“Bad Ads” is not a series per se, but I’ll do one when I see an especially bad campaign. If you’re curious, I discuss my qualifications at the end.
Issue 1: The ad itself
Let’s discuss a basic principle of graphic design… you basically read the biggest, highest-contrast thing first. That’s well represented by this common meme.
The ad I’ll critique is this one, which appeared on LinkedIn. What is the first thing you read?
While the title of Pluralsight’s video series appears three times in the ad (twice in the text surrounding the image and once in the ad image), the biggest and highest-contrast text is “A comedy of error messages.”
It’s not bad in that it gets you to want to click, but if you haven’t read all the surrounding text or noticed the video series name in the ad image, you’ll look for something representing that text in the landing page… which we’ll get to momentarily.
The title of the video series (and the landing page) is “Shoulda Seen It Coming.” In the ad image, it’s not only much smaller than the slogan, but the color of the letters are too similar to the color they’re against. That’s not only an accessibility issue for people with vision issues (LIKE ME – protanopic color blindness), but it’s like they’re trying to hide it.
If you’re trying to get people to watch the video series, make the title the biggest and highest-contrast letters in the image, then use the slogan as a subhead/quote. When a casual browser sees the slogan and clicks, the landing page will deliver a confusing experience.
Issue 2: The landing page
Casual browser, intrigued by the slogan, clicks through and finds this. As you scan it, play “where’s the slogan that got me to click and identifies the content I was expecting?”
“A comedy of error messages” is not only NOT “above the fold,” but the content you came for is more than 800 pixels from the top. But okay, here’s a call to action: “Watch all four episodes of Shoulda Seen It Coming now”
Great, I click a thumbnail… nothing happens. That’s because neither the thumbnails or episode titles link to the video. The link is a bit of text almost another 600 pixels down the page. Even on a QHD monitor with the browser maximized, the browser and OS chrome reduces the visible space to under 1400 pixels, meaning the actual links are below the fold on most mainstream monitors.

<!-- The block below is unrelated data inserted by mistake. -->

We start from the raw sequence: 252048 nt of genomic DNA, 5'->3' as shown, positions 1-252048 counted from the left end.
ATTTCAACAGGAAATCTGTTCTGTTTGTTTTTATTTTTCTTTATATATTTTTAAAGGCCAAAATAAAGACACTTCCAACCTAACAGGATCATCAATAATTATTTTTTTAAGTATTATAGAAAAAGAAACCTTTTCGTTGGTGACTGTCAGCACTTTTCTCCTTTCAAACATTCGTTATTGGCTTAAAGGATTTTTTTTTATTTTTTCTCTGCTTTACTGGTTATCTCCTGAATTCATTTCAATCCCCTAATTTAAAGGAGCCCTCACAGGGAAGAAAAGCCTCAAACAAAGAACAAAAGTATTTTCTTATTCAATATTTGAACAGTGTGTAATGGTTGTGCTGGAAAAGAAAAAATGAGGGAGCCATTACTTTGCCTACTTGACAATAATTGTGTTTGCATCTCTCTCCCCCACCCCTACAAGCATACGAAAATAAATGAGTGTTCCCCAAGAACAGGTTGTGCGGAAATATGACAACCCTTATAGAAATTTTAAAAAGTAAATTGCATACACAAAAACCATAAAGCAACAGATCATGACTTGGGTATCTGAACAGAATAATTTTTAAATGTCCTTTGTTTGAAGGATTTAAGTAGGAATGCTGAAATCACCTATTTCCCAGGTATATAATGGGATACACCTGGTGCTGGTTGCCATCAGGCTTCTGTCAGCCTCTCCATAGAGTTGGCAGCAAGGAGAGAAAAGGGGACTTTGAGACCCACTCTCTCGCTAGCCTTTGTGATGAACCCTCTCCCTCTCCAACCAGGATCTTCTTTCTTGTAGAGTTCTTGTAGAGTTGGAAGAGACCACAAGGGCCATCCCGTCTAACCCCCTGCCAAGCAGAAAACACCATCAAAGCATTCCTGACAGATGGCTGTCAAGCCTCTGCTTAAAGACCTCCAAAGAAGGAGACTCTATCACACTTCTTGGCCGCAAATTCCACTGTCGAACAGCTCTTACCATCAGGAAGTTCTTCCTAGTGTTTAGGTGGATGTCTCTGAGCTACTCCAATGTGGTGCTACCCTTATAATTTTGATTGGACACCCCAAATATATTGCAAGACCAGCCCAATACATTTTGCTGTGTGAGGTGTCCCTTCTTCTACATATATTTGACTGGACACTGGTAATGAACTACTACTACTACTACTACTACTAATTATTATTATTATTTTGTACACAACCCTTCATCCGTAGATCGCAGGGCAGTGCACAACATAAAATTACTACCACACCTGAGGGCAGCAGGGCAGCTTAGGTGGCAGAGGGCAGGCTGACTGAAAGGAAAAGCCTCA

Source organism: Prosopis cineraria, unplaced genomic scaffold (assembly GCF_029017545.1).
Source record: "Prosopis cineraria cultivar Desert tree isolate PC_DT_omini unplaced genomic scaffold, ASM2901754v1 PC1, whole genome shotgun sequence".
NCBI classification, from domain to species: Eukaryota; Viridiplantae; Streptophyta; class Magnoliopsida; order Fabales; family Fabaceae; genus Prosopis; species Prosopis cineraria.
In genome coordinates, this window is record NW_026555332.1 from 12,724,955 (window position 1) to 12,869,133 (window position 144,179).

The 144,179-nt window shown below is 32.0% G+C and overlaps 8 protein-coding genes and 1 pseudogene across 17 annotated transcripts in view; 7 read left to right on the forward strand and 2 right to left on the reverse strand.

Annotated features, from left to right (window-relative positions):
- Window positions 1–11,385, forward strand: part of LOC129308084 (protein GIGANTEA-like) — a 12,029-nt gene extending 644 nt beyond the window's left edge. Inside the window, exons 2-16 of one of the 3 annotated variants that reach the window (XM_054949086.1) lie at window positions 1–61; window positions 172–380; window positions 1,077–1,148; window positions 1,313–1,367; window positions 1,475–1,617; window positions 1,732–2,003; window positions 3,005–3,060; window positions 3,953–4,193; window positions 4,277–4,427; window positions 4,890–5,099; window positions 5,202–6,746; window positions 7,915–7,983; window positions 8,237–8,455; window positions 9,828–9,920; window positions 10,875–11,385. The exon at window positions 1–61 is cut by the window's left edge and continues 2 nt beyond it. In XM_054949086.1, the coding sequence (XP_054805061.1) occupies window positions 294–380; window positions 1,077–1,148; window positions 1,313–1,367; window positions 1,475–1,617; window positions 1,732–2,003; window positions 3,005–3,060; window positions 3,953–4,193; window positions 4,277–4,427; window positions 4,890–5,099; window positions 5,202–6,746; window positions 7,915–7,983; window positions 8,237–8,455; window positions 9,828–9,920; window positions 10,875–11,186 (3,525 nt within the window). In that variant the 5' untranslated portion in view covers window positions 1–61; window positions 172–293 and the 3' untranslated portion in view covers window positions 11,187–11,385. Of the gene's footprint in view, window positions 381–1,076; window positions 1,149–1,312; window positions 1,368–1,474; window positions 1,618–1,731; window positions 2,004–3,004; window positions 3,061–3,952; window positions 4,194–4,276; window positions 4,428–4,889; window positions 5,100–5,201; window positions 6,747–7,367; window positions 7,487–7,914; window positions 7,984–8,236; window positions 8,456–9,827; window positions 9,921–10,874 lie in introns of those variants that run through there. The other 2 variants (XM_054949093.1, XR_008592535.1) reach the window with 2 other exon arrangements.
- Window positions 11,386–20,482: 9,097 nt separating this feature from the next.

Now I’m ticked. You made me work WAY too hard to find the content you specifically advertised and now I have to work harder to find a working link to access it?
Scroll down to 1400+ pixels off the top, click the “watch episode” link for episode 1.
A white band appears at the top, scrolling is disabled, and a modal filter appears over the page to show that we’re now in the land of the newly opened box, not the page below it. But no video is loaded, no video plays, I cannot scroll up, and I’m now really ticked because they made me work for something they didn’t deliver.
I tried this with multiple browsers and found the reason. I apparently had visited Pluralsight in the past and rejected “unnecessary” cookies before this. When I went with another browser, if I accepted the cookies, the video showed. If I didn’t, I got some variation on the empty white modal window.
The LinkedIn ad obscures the actual title of the series, the headline setting an expectation the landing page doesn’t deliver. It doesn’t even have the word “comedy” on it.
The landing page advertises something much different than the ad you clicked with the promised content second. That’s not so terrible, but the ad’s so big, it pushes everything functional off the visible landing page and below the fold. Nothing above the fold is clickable to get what the LinkedIn ad used as a lure.
When you finally do find the actionable link to start the video, if you rejected the cookies via the pop-up (either on this visit or some time in the past), you cannot play the video and you’re left to diagnose how Pluralsight broke their own landing page.
What do you think?
Do you agree or disagree with my analysis? Are there further sins I missed? Am I turning a molehill into a mountain? Comment below.
And now, as promised above…
Why am I qualified to critique?
Short answer: I have professional experience in advertising and marketing, even though I do not currently pursue roles where those are my primary functions.
Longer answer: Waaaay down in my resume… I wrote a few articles on online marketing in the 90s and tech edited Marketing Online For Dummies, which released in 1998. I created banner ads for IMDb as a vendor and employee, both for IMDb and IMDb ad clients (design samples), and I spent a good deal of time booking internal and client ads into IMDb’s ad management systems and generating campaign performance reports.